Originally Published: December 10, 2015 9:21 p.m.
"Prescott's Original Whiskey Row" by Bradley G. Courtney
I had no idea how much of a Western drama - studded with indelible characters and considerable violence - the early Whiskey Row actually was until I picked up the brand new History Press edition of "Prescott's Original Whiskey Row," by Bradley G. Courtney, a local resident. The book covers the original Whiskey Row from its birth in 1864 through several minor fires to its death in the Great Fire of 1900.
Although each of the multitude of early drinking establishments had plenty of customers, Courtney divides the saloons into five tiers, with the Palace and the Cabinet at the top "because they're the only pre-Great Fire saloons still standing." (You'll have to read the book to understand where the Cabinet is now.) Saloons in the other tiers had colorful names as well as colorful characters as owners and customers: Quartz Rock, Nifty, Eclipse, Fashion, Keg, Petrified, and Owl were a few names of these well-kept watering holes. One saloon, The Keystone, seemed to be cursed, according to Courtney, and generated more than its share of tragedy.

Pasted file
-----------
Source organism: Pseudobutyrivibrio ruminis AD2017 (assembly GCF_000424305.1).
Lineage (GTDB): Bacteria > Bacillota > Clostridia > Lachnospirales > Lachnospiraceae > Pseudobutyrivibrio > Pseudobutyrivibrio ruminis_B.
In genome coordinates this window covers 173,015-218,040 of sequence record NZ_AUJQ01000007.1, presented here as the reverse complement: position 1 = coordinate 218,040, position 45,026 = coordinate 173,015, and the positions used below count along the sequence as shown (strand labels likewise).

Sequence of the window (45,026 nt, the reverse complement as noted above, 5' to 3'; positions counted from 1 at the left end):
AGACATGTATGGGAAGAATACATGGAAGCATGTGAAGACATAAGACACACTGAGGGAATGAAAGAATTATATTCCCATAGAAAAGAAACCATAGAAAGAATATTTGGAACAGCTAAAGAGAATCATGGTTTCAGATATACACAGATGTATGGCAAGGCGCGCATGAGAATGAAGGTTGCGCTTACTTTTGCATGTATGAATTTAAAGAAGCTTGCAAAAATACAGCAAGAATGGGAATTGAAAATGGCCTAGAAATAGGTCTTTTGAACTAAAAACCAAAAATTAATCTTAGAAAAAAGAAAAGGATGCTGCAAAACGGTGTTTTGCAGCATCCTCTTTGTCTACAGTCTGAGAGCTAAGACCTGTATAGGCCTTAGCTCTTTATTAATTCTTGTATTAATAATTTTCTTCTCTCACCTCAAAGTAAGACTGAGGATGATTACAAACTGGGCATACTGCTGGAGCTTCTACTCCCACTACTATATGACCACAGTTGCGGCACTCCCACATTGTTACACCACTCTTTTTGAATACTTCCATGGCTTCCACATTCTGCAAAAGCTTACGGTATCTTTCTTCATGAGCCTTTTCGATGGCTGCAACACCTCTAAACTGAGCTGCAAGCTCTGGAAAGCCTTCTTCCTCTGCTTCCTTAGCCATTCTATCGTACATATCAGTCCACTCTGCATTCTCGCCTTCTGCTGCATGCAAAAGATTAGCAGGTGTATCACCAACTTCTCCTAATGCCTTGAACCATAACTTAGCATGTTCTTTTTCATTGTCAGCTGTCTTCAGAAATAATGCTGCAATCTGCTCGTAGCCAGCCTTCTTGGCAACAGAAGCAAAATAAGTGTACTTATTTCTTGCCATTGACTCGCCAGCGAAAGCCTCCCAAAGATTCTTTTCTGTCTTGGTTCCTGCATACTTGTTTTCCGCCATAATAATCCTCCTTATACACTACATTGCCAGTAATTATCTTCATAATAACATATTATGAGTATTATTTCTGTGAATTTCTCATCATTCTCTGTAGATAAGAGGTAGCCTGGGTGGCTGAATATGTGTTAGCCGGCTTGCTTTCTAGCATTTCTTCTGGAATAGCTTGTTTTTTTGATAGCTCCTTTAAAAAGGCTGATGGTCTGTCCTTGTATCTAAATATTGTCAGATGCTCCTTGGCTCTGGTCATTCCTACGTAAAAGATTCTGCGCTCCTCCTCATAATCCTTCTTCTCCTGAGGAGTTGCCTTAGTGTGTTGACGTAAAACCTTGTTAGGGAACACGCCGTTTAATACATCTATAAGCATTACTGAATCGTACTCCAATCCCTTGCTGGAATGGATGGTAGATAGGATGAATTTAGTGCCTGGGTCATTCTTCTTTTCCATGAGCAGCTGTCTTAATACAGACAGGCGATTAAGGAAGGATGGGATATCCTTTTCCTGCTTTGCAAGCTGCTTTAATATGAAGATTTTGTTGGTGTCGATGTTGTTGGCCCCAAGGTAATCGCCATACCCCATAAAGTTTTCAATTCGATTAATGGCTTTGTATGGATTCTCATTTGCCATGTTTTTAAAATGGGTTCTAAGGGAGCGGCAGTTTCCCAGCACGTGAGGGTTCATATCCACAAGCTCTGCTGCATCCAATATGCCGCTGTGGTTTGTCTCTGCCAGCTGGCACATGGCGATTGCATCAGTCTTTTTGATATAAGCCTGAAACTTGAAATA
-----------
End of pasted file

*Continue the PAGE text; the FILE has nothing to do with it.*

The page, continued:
Many of the early Whiskey Row incidents that Courtney recounts - murders and stabbings and beatings - were fueled in the most part by whisky and fermented resentments, the two bloodiest nights at the Diana among them. Others, despite much alcohol-inspired merriment along with card-game and other disputes in very early "establishments" (that were sometimes constructed with covered-wagon canvas cloth stretched over two pine poles) ended with only a few bruises and "little promiscuous firing of revolvers." Courtney recounts several of the most colorful stories. With this kind of Wild West culture, law and order was hard to establish, though there were frequent heroic and involved chases where posses mounted up and thundered out after the lawless. The one that will stay in my mind, although successful, appeared less than a Hollywood version, with two men in a horse-drawn carriage pursuing a desperado, two pursuing on horseback, and Virgil Earp running along behind on foot, toting a Winchester.
- Reviewed by Susan Lang, Peregrine Book Company event coordinator